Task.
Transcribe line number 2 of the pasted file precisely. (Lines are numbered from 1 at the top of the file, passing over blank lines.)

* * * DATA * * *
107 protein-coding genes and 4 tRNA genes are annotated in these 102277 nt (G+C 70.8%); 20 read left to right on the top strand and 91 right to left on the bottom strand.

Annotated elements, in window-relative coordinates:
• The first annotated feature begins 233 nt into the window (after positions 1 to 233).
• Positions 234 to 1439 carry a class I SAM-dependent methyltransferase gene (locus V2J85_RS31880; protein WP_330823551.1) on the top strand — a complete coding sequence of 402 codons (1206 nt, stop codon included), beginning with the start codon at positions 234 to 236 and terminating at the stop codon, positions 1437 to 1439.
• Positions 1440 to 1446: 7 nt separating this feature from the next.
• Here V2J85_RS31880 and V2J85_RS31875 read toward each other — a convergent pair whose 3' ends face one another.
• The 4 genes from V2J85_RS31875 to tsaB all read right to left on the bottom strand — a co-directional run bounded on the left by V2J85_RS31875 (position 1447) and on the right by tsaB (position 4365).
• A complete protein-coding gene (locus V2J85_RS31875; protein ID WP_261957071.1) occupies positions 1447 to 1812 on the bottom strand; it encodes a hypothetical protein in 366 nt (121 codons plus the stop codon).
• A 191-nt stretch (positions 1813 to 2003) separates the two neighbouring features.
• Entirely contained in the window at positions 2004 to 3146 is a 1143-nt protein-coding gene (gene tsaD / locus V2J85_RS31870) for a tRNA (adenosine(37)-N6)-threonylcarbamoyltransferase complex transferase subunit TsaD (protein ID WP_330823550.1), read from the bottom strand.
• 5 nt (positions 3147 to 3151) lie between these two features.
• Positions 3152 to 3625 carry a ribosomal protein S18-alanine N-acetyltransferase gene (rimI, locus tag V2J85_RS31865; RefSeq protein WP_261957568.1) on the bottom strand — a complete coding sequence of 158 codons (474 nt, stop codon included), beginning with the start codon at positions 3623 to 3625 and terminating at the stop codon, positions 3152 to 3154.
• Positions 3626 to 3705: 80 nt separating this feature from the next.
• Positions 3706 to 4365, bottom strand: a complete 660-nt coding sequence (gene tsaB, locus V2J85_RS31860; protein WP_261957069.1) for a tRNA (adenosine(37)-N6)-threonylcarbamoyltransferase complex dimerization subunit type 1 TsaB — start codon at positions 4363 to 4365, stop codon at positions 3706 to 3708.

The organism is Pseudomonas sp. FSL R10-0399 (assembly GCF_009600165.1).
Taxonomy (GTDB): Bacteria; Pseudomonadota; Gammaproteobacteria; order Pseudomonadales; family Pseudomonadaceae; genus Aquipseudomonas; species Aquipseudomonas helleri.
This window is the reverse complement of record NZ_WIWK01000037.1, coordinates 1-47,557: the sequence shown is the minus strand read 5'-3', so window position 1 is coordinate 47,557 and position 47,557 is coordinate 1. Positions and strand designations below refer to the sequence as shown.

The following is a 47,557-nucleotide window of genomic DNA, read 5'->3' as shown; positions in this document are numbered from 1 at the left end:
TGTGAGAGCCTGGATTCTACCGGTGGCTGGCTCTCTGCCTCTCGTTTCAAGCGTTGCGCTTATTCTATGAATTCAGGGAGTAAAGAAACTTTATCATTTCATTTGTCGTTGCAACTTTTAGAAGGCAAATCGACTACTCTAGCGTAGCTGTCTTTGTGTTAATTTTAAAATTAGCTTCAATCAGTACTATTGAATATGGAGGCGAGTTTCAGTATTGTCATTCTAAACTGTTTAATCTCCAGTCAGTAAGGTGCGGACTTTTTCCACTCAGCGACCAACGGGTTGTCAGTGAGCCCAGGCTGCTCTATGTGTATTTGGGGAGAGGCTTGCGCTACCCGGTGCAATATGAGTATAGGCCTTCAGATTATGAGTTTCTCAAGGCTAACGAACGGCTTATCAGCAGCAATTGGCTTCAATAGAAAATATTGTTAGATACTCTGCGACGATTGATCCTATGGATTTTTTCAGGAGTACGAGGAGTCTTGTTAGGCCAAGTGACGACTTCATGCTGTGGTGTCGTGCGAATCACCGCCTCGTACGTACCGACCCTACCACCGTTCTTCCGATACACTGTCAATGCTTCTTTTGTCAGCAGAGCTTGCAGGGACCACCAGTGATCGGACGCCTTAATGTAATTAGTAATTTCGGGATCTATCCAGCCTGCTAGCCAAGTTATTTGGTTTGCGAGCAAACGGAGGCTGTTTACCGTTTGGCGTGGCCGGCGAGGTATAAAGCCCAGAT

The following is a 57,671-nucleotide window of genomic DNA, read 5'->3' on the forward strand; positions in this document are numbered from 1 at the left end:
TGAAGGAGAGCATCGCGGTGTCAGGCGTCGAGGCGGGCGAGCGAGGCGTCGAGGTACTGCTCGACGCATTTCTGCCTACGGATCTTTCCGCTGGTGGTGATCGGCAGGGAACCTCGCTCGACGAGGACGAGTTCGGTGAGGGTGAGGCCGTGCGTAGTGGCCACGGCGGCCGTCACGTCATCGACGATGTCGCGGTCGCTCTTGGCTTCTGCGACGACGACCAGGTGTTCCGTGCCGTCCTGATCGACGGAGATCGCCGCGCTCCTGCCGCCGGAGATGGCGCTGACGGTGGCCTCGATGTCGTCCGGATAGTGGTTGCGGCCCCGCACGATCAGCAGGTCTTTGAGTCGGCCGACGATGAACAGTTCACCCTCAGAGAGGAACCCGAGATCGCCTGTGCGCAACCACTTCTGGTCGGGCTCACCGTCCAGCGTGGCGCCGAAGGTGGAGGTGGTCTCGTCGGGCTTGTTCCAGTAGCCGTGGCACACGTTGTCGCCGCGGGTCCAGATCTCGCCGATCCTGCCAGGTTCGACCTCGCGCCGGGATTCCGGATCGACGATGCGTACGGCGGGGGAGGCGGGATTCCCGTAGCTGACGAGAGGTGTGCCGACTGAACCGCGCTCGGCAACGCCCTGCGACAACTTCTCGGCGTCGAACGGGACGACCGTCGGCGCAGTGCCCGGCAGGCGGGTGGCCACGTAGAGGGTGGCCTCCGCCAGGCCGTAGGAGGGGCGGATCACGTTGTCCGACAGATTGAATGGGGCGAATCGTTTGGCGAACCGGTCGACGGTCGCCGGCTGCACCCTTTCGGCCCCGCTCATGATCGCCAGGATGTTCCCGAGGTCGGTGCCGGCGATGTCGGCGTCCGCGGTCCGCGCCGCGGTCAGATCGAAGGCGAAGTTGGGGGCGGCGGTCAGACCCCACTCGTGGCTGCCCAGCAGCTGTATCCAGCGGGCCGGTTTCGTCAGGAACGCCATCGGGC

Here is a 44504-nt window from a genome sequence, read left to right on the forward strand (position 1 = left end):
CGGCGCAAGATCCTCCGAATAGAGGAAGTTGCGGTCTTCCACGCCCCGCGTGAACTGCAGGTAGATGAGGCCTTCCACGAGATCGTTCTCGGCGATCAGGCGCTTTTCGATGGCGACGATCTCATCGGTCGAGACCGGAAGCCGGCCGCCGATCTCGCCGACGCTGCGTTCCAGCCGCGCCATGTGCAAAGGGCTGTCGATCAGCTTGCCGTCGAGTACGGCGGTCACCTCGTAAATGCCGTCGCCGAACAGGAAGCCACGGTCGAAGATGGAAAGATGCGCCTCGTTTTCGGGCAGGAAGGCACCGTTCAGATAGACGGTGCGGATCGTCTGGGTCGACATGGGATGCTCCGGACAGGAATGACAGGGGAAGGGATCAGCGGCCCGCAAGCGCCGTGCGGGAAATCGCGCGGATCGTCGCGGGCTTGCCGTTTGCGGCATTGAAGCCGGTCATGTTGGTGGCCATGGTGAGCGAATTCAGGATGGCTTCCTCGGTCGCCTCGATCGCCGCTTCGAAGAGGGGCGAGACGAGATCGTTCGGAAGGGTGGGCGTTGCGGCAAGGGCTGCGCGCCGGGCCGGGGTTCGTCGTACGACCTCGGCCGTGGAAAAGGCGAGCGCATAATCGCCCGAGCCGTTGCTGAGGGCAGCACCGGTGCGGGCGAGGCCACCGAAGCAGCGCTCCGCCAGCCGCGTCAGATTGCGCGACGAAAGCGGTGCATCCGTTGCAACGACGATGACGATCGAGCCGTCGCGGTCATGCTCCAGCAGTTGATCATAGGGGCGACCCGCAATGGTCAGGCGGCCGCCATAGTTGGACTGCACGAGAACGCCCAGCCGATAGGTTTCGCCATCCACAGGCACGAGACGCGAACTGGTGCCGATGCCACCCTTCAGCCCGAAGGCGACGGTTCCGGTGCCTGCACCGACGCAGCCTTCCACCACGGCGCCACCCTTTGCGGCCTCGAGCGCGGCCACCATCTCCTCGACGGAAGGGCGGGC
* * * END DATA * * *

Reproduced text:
Annotated elements, in window-relative coordinates: